A lengthy interview with key UC Davis officials once again results in the same talking points and little real insight. The article over the weekend in the Enterprise repeats a lot of challenged comments from key officials with little in the way of actual explanation.
Here are few highlights:
Bob Segar, Assistant Vice Chancellor for Campus Planning and Community Resources, said that the RFPs (Request for Proposals) are “written with minimum targets” and that they are looking for “innovative ways that we can house more students.”
The reality of course is that, even if they can expand housing on a given site, they would need to do an updated EIR either on a site-by-site basis or overall to accommodate the increase, which would mean anything increasing housing above the margins would be less cost-effective and more problematic.
In addition, Andy Fell, Associate Director of News and Media Relations for UCD, suggested, “Building higher isn’t necessarily a magical answer to everything.” In short, the university is not looking just at density as the solution to the housing shortage.
Mr. Segar adds, “We need to increase the housing supply. But it isn’t ‘warehousing’ students, it’s housing students.”
But of course, when we asked Matt Dulcich last month why the university doesn’t simply go to 100-50 (and try to find a way to get there rather than starting with 90-40 and increase the housing on the margins), we didn’t get a straight answer to that – other than they are trying.
In this interview, Mr. Segar didn’t dismiss the possibility of going to 50 percent of overall students housed on campus and 100 percent of new students housed, but said, “The way we got that number (90 percent) — and I don’t know if it even matters — was historically, 90 percent of students have lived either on campus or in town. So when we said we’ll take 90 percent, the intention of that statement was we’ll take all the growth.”
But that begs the question – are those fake numbers? Is the reason that 10 percent of the students lived out of town traditionally a preference issue or a cost or structural one? In other words, the university is acting as though only 90 percent of the new student enrollment will live on campus or in town, and that 10 percent will choose to live outside of Davis in Sacramento or elsewhere.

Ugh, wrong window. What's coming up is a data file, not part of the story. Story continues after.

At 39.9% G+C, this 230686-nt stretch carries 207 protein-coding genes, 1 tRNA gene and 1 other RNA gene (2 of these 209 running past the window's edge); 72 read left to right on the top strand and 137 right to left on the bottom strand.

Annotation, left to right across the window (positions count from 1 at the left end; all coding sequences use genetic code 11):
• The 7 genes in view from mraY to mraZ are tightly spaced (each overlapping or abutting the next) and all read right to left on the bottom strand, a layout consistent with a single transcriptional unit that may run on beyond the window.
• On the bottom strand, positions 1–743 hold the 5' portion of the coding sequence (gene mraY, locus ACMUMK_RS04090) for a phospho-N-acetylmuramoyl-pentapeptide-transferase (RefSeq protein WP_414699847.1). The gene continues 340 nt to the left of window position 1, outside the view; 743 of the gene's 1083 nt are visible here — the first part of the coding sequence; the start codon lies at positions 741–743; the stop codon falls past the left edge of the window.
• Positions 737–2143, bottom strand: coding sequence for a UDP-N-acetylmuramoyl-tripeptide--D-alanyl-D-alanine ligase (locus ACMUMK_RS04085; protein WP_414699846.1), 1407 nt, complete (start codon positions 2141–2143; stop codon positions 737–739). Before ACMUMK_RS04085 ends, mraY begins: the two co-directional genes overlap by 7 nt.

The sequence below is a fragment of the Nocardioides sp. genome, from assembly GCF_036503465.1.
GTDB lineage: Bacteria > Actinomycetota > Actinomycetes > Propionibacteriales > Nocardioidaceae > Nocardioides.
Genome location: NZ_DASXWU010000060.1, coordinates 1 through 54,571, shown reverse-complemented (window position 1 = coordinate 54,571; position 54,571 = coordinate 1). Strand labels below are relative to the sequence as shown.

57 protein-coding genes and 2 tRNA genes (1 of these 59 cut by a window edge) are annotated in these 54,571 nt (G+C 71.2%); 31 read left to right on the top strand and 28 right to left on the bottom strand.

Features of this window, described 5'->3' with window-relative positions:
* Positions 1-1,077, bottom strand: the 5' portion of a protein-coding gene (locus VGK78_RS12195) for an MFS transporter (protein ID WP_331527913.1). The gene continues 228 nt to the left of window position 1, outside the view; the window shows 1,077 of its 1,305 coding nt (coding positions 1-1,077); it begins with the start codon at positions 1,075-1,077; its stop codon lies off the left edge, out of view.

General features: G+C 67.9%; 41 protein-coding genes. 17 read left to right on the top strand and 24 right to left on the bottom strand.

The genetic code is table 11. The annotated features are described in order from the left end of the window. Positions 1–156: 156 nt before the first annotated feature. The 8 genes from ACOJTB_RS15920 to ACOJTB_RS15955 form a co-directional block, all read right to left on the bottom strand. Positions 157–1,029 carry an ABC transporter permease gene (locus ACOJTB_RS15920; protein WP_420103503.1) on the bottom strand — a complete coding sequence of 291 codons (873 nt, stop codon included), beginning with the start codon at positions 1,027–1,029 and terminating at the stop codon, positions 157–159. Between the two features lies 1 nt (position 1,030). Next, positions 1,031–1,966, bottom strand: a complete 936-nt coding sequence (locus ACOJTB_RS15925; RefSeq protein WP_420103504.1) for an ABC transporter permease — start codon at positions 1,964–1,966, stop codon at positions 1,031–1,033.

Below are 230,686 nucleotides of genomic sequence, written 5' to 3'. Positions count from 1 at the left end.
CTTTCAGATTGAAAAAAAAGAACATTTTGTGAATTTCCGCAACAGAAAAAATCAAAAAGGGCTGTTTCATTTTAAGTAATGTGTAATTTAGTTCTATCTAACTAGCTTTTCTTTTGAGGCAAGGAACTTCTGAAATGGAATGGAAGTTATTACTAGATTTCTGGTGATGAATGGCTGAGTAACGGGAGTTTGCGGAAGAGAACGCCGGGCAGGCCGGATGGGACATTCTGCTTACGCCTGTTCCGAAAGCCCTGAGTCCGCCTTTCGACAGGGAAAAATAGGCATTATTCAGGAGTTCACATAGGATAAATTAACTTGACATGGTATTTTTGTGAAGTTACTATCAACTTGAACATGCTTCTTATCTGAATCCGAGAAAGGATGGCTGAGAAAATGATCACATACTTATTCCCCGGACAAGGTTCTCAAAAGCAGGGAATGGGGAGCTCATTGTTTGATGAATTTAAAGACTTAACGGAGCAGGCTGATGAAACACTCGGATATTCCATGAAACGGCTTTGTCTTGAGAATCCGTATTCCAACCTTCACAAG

That makes the critical assumption that the decision is a choice or preference rather than a function of structural issues – such as high housing costs on campus and in Davis, or lack of available housing closer to campus.
Implicit in that calculation is also the assumption that the new students will behave like the more traditional student populations. While there are caps on the number of foreign and out-of-state students, there is no reason to assume that the student population that is newly enrolled will behave like those currently enrolled.
Bottom line, Mr. Segar states that “we’re going to keep working to see if we can push that 90 percent higher.”
That doesn’t explain why they don’t simply commit to building housing for all new students. But more important is the 50 percent number – that’s a difference, from the 40 percent number, of 3900 students and is what is causing housing problems in Davis and across the county, and indeed the region.
We have focused heavily on student housing, but faculty and staff housing is a problem as well.
It was an interesting to see the comments by Mr. Segar and Mr. Fell that “they didn’t necessarily see it as pressure that the City Council and Board of Supervisors wanted UCD to build more housing.”
Mr. Fell made an interesting comment: “Anecdotally, our new faculty hires, they’re not even looking in Davis. They take one look at the prices, and they’re off to Woodland.”
Mr. Segar added, “There’s some interesting demographics about that, (that) I think the city’s gathering in preparation for their General Plan update.”
UC Davis is not doing much to add housing for faculty outside of what they committed to a decade ago with West Village.
Mr. Segar is largely correct that there is a shift in city demographics, with those who “out-commute” – in other words people “living here and working somewhere else is a big chunk of the growth demographic in this town.”
We have noted that for some time. There is an imbalance of housing to jobs in Davis, which means that, each morning, a large number of people drive out of Davis to work in Sacramento or the Bay Area. At the same time, a large number of people come from the surrounding areas to work at UC Davis.
It is our view that fixing some of the student housing shortage could help with this. The difference between 90-40 and 100-50 is about 3900 beds. If UC Davis accommodates the majority of that, it might free up single-family homes for faculty and staff and reduce the in-commute each morning.
We’ve previously talked about the need to generate local jobs to allow people who live in Davis but don’t work at the university – and therefore commute to work in Sacramento and the Bay Area – to have job opportunities in town.
Nowhere has UC Davis explained why they simply won’t commit to getting to 50 percent like nearly every other campus already has achieved, or has committed to achieve.
—David M. Greenwald reporting